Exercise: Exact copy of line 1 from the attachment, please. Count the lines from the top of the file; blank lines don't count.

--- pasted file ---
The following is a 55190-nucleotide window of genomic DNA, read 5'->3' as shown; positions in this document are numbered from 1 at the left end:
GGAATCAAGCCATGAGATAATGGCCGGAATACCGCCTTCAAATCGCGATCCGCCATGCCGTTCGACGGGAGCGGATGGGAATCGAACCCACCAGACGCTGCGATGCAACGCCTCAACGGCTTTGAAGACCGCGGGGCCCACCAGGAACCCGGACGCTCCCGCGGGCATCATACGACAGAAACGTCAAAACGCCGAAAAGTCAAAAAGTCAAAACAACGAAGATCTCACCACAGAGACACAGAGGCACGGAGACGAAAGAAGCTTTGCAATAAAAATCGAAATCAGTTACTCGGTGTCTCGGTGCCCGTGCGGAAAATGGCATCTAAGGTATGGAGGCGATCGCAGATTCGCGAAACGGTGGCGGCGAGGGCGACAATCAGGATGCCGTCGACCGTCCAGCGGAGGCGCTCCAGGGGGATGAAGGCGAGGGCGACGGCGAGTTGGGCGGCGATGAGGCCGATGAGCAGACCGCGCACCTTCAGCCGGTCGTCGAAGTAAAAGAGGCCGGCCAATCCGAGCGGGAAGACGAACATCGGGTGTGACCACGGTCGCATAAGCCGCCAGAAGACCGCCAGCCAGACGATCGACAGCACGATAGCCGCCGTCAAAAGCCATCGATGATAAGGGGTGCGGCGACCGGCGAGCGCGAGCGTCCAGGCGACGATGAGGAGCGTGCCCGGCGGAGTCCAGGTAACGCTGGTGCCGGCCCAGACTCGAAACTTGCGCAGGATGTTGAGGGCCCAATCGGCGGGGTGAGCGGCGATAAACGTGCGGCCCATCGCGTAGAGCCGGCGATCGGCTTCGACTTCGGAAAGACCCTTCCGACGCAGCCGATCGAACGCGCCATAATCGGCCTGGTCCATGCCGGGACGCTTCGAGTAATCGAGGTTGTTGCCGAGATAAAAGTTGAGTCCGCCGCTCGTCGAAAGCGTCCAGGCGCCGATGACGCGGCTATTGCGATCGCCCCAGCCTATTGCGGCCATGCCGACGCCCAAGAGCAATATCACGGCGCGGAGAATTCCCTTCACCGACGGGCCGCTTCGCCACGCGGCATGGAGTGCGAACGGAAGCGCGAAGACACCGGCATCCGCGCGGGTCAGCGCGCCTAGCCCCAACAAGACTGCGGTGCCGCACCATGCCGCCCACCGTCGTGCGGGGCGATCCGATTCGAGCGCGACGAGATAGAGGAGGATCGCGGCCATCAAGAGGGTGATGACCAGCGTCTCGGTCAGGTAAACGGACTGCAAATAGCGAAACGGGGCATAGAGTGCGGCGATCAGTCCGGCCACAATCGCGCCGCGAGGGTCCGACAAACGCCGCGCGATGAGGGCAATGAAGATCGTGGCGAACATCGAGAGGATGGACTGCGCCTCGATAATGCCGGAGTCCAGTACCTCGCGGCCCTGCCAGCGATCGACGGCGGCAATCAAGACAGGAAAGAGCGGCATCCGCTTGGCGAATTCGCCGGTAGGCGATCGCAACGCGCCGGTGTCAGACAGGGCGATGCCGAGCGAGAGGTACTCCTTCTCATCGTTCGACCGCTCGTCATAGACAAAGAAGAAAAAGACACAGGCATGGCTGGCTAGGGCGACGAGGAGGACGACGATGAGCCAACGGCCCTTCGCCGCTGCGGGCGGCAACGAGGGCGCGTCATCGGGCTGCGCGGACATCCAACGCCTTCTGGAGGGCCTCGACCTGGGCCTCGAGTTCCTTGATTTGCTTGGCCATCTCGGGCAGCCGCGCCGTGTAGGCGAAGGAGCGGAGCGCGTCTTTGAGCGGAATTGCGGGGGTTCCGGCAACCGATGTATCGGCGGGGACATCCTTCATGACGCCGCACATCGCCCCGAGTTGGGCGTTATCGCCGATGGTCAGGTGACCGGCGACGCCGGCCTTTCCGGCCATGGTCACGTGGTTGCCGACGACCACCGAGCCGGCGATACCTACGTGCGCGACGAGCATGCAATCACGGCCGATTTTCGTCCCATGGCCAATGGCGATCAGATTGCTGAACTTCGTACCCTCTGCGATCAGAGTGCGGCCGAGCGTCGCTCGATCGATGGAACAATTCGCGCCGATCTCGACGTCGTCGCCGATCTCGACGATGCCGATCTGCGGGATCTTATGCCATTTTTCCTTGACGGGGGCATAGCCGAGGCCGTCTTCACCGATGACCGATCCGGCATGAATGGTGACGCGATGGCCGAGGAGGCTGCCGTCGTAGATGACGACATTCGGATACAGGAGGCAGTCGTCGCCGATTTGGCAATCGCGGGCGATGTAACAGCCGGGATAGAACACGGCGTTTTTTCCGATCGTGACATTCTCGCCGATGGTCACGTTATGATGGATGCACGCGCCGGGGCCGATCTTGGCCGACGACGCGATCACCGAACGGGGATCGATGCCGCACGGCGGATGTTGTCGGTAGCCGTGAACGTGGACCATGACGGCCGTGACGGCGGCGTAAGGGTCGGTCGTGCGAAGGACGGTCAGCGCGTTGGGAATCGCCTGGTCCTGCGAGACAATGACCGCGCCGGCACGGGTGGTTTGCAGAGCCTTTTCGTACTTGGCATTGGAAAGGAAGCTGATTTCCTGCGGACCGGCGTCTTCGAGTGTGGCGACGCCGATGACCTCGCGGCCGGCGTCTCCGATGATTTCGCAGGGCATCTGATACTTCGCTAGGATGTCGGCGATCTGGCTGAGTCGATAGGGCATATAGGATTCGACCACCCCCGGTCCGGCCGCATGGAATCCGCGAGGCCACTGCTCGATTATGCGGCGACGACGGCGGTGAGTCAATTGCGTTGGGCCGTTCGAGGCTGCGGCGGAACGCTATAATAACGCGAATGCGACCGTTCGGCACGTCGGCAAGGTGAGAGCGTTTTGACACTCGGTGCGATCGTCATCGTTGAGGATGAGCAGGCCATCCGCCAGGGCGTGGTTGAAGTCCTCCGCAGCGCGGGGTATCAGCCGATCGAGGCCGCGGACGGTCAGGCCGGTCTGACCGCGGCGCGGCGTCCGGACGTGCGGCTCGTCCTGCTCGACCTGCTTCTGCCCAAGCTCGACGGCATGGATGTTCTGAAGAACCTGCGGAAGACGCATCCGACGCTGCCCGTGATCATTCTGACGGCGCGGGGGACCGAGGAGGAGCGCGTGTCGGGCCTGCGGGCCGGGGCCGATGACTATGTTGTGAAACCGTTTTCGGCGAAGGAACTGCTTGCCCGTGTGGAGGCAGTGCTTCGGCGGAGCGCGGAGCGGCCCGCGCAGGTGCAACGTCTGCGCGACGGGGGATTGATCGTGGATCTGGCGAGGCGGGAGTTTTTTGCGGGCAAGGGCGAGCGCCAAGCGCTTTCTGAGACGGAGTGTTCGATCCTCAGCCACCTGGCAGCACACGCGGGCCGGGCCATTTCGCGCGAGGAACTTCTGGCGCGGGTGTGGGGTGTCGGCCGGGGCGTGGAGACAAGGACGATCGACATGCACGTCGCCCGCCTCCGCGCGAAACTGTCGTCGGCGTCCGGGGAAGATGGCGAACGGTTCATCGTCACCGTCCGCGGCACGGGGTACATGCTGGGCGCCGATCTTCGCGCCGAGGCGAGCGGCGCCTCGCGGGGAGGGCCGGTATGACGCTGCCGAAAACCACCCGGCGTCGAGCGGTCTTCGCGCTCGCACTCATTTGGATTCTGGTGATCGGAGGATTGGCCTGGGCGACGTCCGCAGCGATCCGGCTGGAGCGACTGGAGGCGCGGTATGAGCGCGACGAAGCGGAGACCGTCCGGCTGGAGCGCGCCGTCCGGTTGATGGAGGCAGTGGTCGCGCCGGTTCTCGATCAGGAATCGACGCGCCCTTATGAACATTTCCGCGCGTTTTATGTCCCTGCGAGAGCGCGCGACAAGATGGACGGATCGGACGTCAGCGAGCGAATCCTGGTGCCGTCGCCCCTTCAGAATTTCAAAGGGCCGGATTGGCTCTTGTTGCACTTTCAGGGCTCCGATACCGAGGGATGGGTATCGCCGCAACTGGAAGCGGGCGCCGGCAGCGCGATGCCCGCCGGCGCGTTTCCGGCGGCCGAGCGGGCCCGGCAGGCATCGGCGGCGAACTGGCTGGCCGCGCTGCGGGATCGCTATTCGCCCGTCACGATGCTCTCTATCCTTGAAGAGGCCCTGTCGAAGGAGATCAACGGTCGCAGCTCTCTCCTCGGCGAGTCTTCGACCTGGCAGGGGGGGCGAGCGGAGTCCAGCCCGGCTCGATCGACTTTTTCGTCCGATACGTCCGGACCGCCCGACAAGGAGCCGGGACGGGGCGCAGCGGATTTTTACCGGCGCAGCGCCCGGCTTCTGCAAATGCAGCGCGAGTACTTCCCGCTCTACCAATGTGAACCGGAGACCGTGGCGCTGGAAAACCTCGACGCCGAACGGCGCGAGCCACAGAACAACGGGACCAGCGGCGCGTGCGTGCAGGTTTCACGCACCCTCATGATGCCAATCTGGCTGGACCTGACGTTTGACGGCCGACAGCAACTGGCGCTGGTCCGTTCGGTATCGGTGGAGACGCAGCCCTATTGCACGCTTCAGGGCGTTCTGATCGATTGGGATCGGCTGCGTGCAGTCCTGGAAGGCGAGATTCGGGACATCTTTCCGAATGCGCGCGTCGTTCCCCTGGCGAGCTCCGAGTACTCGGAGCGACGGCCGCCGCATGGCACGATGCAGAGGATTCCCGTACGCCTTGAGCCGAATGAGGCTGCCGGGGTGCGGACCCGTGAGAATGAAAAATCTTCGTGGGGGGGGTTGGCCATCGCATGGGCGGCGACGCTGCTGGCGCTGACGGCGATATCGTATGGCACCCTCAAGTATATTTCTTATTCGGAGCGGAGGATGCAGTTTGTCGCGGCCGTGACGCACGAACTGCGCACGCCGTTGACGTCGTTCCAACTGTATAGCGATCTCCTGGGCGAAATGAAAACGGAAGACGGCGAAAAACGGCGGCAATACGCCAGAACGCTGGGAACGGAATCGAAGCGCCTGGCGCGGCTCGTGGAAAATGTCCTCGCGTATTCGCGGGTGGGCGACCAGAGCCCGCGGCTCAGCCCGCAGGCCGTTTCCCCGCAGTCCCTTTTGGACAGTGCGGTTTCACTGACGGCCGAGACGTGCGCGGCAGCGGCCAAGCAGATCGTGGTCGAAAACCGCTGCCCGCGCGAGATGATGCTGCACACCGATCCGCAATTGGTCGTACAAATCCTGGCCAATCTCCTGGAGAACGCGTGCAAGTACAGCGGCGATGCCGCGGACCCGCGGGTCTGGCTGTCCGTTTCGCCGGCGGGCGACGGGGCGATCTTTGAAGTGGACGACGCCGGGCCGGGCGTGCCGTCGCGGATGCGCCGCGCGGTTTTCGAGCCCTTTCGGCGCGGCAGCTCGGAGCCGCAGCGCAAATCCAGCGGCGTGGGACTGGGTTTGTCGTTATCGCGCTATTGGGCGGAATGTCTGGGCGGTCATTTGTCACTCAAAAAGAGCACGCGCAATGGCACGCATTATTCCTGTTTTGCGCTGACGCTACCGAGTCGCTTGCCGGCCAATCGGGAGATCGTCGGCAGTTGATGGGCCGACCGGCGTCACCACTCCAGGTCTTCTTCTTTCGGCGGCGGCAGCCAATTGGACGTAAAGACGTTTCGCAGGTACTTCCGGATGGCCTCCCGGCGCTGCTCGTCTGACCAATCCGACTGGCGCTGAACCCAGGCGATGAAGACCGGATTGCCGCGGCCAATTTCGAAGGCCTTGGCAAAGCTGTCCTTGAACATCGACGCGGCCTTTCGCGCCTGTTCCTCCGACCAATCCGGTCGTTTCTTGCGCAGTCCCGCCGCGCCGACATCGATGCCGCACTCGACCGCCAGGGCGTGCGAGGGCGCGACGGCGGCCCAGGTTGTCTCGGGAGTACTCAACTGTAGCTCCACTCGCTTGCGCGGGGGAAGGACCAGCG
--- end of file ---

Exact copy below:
The following is a 55190-nucleotide window of genomic DNA, read 5'->3' as shown; positions in this document are numbered from 1 at the left end: